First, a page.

NEW YORK—Increasing numbers of child abuse cases being reported in New York recently have heightened parents’ concerns over how to prevent and explain the issue in an age-appropriate way.
There are misconceptions surrounding child abuse, said Robert Hettleman, chief of the Child Abuse Unit at New York County District Attorney’s Office.
“What we fear most is the overcoat-wearing stranger at the park who is talking to little girls. It’s very terrifying, but also very rare,” Hettleman said at a workshop for parents last week.
In more than 90 percent of reported sexual assault cases, the offender is known to the victim, Hettleman said. The offender is often someone in a position of trust, so it is a difficult process for victims to tell someone they’re being abused. More than 80 percent of child abuse cases go unreported, according to the Child Abuse Prevention Program (CAPP).
CAPP conducts workshops in New York schools, teaching third- and fourth-graders how to avoid and report abuse happening in schools or abuse happening at home. The program has been reaching 10,000 children a year since 1986, and uses life-sized puppets to set a foundation for prevention—and if abuse is present, it allows children to speak.
“It’s about power, giving your child the power, the tools to protect themselves in a healthy way,” said a lawyer at the workshop who was abused as a child. “That’s ultimately what you need to teach parents to do, and it’s very hard.”
Precautions for an Age-Appropriate Conversation
Detailed explanations of sexual abuse may not be necessary to keep children safe. Using age-appropriate words such as “private places” to educate children on right and wrong will suffice, said experts.
Hettleman emphasizes the importance of children developing the willpower to reject uncomfortable touches, innocent or not.
Marion White, executive director of CAPP, said if abuse has taken place it is important to have a suitable person do the interview.
“Don’t show judgment, because the child is going to be keenly watching your reaction,” she said. Children may have been holding old secrets because they fear upsetting adults, she said, adding that it will be difficult for parents to control their emotions when finding out their children have been abused.
She said it is better for the interview to be done by professionals to avoid another McMartin Case. In 1983, one allegation of sexual abuse at the McMartin Preschool in California led 40 preschoolers to also claim to be sexually abused in the school. The prosecution lasted a decade cost $16 million. The case was eventually dropped.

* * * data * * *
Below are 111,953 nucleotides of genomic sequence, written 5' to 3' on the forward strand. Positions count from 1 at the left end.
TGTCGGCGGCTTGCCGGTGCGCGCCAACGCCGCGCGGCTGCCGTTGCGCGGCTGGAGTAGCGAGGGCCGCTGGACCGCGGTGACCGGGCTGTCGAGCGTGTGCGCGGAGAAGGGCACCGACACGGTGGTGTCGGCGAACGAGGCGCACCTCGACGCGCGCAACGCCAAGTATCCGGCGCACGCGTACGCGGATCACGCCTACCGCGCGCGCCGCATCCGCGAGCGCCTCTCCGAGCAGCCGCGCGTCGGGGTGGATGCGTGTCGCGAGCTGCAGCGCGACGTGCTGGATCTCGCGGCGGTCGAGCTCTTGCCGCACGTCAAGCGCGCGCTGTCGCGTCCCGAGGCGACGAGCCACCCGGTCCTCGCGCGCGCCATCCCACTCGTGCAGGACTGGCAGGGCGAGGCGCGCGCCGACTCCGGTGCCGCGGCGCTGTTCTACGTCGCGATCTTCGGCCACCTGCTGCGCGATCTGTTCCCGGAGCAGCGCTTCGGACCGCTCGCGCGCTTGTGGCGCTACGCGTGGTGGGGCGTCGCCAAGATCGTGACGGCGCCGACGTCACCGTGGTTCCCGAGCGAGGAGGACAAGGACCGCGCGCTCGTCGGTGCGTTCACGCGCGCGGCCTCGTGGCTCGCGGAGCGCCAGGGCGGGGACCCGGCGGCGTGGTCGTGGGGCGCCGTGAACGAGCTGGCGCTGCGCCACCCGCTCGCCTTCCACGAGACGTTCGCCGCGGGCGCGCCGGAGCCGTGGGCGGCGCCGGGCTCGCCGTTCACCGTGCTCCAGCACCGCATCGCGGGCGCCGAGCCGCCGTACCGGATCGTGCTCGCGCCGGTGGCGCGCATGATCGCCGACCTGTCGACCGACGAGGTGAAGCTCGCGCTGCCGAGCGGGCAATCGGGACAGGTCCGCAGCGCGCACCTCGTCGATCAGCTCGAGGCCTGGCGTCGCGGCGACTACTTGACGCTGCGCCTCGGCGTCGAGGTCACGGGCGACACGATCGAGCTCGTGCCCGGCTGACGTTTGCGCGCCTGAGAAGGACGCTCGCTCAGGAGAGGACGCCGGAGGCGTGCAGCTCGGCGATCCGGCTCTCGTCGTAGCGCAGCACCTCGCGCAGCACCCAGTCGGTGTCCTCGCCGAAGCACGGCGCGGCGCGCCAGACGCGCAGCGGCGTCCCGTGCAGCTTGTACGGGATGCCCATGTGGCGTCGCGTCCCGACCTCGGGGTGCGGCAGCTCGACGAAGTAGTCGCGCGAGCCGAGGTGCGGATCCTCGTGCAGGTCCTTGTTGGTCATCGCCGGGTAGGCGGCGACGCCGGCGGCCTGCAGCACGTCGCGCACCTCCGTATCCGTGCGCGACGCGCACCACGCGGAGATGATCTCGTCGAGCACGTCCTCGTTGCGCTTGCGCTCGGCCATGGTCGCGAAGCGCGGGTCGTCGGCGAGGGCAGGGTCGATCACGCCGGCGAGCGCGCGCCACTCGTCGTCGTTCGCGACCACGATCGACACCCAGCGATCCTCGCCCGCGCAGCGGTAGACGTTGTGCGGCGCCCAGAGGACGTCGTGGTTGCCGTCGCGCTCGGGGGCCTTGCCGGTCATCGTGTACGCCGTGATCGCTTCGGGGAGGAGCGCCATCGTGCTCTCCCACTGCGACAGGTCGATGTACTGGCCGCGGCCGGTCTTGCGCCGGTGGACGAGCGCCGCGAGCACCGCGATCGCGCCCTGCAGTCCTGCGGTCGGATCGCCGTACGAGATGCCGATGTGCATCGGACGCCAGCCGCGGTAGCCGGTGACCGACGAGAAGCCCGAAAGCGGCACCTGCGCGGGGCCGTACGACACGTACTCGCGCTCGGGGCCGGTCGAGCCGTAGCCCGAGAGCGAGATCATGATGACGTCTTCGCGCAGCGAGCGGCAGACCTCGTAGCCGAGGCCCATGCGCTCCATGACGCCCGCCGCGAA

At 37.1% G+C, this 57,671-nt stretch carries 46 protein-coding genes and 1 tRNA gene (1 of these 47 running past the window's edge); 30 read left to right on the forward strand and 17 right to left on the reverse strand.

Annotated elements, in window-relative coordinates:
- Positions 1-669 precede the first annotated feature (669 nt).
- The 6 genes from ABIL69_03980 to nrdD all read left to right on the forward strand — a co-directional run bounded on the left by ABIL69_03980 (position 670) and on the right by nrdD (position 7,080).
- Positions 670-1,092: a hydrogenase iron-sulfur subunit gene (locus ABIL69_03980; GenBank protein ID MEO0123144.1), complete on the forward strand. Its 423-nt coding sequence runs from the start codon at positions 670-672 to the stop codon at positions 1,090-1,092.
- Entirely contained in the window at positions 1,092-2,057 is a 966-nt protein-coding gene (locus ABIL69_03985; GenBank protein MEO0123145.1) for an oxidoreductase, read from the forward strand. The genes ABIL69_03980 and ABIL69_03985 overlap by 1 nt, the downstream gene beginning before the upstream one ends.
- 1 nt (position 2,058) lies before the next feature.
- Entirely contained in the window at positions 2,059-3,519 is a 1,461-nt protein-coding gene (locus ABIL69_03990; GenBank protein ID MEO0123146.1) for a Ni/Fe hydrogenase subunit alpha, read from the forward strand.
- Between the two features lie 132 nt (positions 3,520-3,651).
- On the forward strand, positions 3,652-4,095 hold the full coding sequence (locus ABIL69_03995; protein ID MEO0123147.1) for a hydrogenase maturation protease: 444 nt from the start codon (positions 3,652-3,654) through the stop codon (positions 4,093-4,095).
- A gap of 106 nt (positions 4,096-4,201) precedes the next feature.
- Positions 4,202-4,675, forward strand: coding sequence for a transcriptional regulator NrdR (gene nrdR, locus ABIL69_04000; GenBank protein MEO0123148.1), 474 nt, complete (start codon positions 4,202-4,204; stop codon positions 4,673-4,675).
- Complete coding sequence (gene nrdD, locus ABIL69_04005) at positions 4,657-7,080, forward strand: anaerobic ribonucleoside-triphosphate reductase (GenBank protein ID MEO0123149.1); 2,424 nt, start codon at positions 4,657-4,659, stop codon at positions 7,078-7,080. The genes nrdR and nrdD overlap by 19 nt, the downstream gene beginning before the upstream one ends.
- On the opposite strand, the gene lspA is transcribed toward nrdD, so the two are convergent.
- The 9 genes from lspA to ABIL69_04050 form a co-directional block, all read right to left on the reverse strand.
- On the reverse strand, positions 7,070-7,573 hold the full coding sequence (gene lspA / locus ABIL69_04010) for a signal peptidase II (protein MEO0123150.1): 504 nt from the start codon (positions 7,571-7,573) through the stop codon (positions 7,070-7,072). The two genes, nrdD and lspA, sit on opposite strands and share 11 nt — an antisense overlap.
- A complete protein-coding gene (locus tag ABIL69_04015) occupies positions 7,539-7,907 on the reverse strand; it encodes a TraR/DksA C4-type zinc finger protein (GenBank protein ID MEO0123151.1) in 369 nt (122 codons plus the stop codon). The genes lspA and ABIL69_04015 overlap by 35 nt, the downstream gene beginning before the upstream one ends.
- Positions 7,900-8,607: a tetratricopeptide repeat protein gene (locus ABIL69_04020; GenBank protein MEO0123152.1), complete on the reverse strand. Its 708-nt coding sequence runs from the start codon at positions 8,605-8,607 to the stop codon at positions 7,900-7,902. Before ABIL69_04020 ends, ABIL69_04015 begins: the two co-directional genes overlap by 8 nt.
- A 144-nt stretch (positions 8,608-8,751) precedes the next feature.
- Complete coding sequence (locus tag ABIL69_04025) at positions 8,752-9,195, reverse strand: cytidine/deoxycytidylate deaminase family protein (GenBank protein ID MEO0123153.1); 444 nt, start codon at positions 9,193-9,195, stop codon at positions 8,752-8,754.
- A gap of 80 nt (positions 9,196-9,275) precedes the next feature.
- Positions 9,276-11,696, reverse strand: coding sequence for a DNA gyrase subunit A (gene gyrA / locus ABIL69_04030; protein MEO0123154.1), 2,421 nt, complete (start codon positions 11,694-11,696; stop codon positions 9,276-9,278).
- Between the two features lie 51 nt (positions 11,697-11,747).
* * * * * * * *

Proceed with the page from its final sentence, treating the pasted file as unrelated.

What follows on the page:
For professionals, false disclosures are generally avoided by asking for detailed, thorough recounts repeatedly to make sure the child is not storytelling. It’s difficult for a child to tell the same conjured details multiple times. Motives and circumstances are also taken into consideration.
“False disclosures of real sexual abuse are not unheard of, however, but very rare,” Hettleman said. “Kids don’t often make things like that up. It’s not a small feat to say something like that.”
A child abuse report is made every 10 seconds
Before age 18, 1 in 4 boys and 1 in 6 girls will be sexually abused
More than 80 percent of all child abuse cases go unreported
Nearly two-thirds of the people in treatment for drug abuse reported being abused as children.
Every year 18,000 children are permanently disabled as a result of maltreatment
SOURCE: Child Abuse Prevention Program
Where to Go
The Child Advocacy Center—with locations in Brooklyn, Queens, Staten Island, and Manhattan—combines prosecutors, NYPD detectives, social workers, pediatricians, and doctors in one building.
“It used to be that a child gets interviewed 15 different times, getting traumatized over and over again,” Hettleman said. “We’re all under one roof now. A child will get interviewed in a room where everyone else can watch from a mirror.”
Whether there is a case or not, victims are offered hospital checkups free of charge. The center is immigrant friendly. “We won’t ask about your citizenship status,” Hettleman said.
Help for All
The district attorney receives 700 cases of child abuse a year. Not all of the cases end in arrests, but help will always be given, Hettleman said.
“We just want to spread the message that even if you were abused 35 years ago, we may not be able to prosecute the offender, but we can still get you help,” he said. “We can also trace back to see who else he abused after you.”
“A lot of parents might think, ‘If I report this that means my kid is officially a victim.’… They fear the child’s life will be ruined,” Hettleman said. “It’s a common misconception.”
“I have been working on this long enough to see the [abused] kids 10 years later—many of them are doing well,” he said. “Some are lawyers, some are social workers who want to give back. … Healing is something that can always be done.”
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